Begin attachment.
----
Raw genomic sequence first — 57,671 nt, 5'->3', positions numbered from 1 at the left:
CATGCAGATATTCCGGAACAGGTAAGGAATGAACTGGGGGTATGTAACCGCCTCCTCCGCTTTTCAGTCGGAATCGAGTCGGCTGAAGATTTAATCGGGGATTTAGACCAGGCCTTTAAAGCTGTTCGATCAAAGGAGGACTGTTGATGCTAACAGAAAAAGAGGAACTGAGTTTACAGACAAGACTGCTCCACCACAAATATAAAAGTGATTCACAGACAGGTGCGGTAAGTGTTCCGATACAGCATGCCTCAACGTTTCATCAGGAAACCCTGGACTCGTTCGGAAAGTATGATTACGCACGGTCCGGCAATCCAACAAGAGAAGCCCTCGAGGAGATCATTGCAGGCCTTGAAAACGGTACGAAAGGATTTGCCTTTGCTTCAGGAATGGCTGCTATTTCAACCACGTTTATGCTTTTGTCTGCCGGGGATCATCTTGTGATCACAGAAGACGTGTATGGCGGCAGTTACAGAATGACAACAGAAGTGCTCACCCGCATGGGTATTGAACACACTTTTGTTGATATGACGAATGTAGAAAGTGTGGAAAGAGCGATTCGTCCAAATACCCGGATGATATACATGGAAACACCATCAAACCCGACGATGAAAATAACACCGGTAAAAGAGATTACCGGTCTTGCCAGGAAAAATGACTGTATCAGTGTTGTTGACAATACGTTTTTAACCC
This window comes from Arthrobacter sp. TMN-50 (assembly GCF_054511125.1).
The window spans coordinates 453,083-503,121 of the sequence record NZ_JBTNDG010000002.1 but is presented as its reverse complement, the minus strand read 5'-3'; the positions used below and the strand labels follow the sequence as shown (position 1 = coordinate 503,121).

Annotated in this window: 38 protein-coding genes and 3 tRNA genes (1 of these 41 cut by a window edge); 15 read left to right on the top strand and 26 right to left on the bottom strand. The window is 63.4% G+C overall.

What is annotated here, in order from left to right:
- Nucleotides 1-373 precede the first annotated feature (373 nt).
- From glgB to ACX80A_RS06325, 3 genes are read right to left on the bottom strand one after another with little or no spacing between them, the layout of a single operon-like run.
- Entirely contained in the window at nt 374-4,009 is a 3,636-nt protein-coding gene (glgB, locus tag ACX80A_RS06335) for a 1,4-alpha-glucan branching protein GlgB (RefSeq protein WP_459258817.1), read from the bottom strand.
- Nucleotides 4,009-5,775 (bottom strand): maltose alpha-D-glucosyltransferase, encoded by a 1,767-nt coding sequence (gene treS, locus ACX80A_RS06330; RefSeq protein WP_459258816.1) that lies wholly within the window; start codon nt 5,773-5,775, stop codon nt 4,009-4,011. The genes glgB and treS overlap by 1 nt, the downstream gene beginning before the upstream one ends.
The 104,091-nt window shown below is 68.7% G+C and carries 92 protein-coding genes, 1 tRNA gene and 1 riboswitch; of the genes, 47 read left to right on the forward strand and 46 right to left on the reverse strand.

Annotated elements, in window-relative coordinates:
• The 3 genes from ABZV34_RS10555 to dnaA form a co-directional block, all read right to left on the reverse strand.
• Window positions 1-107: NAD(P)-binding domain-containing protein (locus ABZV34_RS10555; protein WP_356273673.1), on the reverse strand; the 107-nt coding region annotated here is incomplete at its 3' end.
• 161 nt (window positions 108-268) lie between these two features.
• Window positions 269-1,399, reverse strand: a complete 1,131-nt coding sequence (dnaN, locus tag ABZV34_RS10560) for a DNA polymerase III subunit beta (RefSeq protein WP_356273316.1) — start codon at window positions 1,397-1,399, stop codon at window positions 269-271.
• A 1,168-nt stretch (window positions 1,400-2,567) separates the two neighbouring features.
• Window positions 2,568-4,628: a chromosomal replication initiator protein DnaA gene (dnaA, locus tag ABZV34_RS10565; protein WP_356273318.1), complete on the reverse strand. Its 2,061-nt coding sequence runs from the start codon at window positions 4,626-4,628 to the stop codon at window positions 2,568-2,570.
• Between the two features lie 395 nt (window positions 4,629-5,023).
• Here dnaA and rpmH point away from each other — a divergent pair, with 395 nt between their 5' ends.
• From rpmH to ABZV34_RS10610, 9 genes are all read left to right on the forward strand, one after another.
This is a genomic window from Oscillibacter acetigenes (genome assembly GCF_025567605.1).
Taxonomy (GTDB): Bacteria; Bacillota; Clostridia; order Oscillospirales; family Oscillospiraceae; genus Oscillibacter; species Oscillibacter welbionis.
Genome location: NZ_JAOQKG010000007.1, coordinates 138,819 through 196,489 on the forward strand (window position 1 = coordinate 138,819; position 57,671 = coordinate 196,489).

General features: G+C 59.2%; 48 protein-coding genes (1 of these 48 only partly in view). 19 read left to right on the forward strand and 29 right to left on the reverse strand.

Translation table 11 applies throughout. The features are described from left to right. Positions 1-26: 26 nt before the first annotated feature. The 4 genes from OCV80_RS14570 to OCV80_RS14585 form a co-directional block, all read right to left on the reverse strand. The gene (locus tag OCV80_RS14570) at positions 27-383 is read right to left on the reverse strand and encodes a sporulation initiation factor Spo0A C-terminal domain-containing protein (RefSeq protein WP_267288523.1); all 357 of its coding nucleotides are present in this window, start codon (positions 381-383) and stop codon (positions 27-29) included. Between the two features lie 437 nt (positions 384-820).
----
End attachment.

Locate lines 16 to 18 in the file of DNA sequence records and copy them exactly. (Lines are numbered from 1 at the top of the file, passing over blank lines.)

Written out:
• Window positions 269-1,399, reverse strand: a complete 1,131-nt coding sequence (dnaN, locus tag ABZV34_RS10560) for a DNA polymerase III subunit beta (RefSeq protein WP_356273316.1) — start codon at window positions 1,397-1,399, stop codon at window positions 269-271.
• A 1,168-nt stretch (window positions 1,400-2,567) separates the two neighbouring features.
• Window positions 2,568-4,628: a chromosomal replication initiator protein DnaA gene (dnaA, locus tag ABZV34_RS10565; protein WP_356273318.1), complete on the reverse strand. Its 2,061-nt coding sequence runs from the start codon at window positions 4,626-4,628 to the stop codon at window positions 2,568-2,570.